Olivine as a reactive aggregate in lime mortars

Paul Westgate, Richard Ball, Kevin Paine

Research output: Contribution to journalArticlepeer-review

13 Citations (SciVal)
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This paper presents the first investigation into the use of olivine as an aggregate material for calcium lime mortars. Lime binders provide many advantages when compared to cement binders such as higher vapour permeability and the ability to accommodate movement. They are undergoing a resurgence in their use in the conservation of historic buildings and in combination with environmentally friendly natural materials where these attributes are particularly important. Their ability to mitigate against global warming through the sequestration of CO 2 by carbonation is a further advantage which will bring impact. The equilibrium reaction products between non-hydraulic lime and olivine were calculated using the thermodynamic software GEMS3 Selektor. Experimental mortar mixes were modelled with varying ratios of quartz sand aggregate and olivine sand aggregate. The software predicted phase assemblage at equilibrium comprising calcite, dolomite, magnesite and quartz, with mass percentages depending on the ratio of quartz to olivine. The mortars morphological, chemical and mechanical properties were evaluated using Scanning electron microscopy, X-ray diffraction (XRD), Raman spectroscopy, thermogravimetric analysis (TGA) and compressive strength testing. Significantly, this study has shown that the use of olivine based aggregates in finely divided form can enhance carbonation, and hence the CO 2 absorption capacity of these mortars. Dolomite formed within the mortar from the reaction of olivine aggregate with lime and carbon dioxide in the presence of moisture is attributed to the superior mechanical properties observed increasing from 0.5 to 2.5 MPa.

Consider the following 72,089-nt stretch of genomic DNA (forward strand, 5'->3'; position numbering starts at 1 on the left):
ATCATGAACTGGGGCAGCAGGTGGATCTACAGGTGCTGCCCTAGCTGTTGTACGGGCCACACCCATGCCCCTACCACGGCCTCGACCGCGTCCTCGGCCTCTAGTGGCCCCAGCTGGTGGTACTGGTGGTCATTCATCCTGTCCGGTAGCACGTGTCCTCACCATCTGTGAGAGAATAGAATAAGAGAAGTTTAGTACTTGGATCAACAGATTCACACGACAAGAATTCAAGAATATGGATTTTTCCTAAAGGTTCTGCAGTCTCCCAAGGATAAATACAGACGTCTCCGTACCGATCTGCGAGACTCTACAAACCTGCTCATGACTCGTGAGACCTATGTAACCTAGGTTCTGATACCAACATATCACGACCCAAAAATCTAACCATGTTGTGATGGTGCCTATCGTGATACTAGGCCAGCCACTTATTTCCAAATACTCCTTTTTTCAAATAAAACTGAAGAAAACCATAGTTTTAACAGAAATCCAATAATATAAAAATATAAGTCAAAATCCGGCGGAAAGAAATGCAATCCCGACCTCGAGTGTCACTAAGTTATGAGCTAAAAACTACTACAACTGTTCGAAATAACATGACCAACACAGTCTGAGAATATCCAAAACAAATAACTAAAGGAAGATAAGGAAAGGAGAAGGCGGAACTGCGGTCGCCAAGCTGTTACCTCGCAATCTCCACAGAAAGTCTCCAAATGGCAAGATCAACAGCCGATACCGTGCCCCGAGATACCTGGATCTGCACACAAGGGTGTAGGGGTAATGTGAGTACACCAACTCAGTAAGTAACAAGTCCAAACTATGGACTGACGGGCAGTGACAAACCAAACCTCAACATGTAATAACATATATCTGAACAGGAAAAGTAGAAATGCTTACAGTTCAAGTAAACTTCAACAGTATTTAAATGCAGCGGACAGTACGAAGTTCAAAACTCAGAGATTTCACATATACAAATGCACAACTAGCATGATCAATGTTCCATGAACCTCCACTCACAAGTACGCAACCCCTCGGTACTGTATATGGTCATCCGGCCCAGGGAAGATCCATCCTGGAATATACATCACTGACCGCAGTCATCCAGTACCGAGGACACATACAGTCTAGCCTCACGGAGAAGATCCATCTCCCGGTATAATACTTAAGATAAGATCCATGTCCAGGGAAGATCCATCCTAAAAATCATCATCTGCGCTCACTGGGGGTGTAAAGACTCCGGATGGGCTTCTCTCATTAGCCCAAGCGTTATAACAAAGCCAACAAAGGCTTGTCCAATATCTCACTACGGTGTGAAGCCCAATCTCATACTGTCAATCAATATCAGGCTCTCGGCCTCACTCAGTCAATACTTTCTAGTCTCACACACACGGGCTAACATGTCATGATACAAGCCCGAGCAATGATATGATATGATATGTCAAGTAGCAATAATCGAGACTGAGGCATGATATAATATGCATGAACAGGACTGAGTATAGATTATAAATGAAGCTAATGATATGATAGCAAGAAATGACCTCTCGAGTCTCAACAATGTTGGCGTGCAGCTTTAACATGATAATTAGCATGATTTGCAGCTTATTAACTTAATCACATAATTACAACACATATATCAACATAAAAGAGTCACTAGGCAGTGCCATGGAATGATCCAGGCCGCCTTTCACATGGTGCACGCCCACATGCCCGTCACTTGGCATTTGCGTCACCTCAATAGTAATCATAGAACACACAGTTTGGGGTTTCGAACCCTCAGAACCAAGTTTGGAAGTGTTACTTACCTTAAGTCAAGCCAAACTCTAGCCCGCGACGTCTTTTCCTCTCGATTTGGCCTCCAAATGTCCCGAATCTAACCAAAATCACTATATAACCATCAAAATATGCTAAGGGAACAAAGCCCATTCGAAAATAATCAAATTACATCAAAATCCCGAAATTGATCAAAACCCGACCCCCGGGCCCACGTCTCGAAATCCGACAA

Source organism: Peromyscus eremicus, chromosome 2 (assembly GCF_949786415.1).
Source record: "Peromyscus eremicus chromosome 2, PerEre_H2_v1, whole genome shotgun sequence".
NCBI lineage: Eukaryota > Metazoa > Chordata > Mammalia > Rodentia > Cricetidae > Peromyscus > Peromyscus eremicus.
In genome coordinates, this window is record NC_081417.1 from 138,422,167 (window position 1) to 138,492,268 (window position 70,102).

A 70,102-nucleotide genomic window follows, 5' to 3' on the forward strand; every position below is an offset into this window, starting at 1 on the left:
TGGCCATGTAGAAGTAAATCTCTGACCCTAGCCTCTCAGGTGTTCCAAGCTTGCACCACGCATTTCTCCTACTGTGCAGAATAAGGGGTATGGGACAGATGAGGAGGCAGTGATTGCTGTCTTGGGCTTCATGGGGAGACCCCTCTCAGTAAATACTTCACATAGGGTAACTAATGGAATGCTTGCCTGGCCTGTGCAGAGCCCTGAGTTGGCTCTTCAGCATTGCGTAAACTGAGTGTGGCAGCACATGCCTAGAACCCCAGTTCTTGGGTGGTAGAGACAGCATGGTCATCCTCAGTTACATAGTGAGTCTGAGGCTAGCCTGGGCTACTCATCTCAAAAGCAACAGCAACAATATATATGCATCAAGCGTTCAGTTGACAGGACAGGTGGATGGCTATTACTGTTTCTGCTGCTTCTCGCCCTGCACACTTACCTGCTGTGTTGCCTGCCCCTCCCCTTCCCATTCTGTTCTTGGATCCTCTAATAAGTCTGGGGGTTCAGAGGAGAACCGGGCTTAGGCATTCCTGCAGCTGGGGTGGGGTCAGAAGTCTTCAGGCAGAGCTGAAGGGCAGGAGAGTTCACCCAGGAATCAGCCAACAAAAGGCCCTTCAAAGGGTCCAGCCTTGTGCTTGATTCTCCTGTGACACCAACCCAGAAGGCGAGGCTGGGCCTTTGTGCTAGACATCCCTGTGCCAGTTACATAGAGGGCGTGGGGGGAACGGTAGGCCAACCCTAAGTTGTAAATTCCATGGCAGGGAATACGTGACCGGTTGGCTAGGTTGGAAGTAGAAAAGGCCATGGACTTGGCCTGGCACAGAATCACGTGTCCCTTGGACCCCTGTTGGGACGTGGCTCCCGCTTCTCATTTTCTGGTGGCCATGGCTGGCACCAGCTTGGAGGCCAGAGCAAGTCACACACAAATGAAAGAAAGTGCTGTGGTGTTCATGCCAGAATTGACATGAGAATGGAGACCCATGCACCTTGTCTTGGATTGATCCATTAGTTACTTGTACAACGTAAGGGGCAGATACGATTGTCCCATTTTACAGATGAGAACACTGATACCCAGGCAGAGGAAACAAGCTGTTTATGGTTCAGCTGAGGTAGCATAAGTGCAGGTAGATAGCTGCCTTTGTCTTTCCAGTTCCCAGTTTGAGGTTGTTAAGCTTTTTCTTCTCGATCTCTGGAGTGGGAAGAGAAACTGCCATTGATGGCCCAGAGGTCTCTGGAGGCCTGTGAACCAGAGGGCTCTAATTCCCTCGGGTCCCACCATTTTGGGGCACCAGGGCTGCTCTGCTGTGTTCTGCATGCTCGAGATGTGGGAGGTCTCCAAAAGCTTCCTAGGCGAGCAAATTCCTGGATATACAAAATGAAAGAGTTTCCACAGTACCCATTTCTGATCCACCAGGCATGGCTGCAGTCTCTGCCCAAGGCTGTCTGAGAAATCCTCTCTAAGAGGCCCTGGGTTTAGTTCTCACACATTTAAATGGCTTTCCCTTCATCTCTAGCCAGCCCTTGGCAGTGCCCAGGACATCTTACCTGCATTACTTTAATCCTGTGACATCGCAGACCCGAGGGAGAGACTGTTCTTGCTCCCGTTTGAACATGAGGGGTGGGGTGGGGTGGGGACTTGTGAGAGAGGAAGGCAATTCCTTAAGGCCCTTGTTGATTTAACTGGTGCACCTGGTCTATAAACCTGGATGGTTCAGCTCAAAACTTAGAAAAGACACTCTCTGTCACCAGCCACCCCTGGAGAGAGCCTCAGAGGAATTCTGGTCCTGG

Original languageEnglish
Pages (from-to)115-126
Number of pages12
JournalConstruction and Building Materials
Early online date15 Nov 2018
Publication statusPublished - 20 Jan 2019


  • Aggregate
  • CO emissions
  • Carbon dioxide
  • Carbonate
  • Forsterite
  • Mortar
  • Olivine

ASJC Scopus subject areas

  • Civil and Structural Engineering
  • Building and Construction
  • Materials Science(all)


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